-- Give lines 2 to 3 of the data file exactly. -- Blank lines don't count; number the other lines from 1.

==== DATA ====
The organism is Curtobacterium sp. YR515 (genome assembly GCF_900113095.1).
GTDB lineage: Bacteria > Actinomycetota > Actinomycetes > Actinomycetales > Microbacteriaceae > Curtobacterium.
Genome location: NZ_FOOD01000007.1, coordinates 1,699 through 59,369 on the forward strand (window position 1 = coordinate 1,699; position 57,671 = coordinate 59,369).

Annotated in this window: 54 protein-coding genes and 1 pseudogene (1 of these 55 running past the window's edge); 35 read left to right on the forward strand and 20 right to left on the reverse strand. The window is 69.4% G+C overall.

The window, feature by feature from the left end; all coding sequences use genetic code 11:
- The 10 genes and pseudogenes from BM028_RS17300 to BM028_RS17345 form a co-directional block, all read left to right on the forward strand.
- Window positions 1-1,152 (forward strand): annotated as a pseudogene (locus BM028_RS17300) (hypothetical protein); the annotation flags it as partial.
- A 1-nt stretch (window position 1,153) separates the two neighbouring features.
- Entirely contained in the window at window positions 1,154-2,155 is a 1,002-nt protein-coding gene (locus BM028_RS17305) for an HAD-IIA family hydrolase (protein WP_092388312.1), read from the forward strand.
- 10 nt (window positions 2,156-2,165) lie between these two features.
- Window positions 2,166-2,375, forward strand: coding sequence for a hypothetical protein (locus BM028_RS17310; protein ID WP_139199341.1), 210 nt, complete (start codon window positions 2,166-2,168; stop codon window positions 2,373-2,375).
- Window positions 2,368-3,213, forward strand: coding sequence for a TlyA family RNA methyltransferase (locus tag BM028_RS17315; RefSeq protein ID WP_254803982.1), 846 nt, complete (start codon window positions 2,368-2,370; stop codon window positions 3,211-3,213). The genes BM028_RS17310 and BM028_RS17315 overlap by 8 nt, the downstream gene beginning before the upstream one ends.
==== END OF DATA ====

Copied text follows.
GTDB lineage: Bacteria > Actinomycetota > Actinomycetes > Actinomycetales > Microbacteriaceae > Curtobacterium.
Genome location: NZ_FOOD01000007.1, coordinates 1,699 through 59,369 on the forward strand (window position 1 = coordinate 1,699; position 57,671 = coordinate 59,369).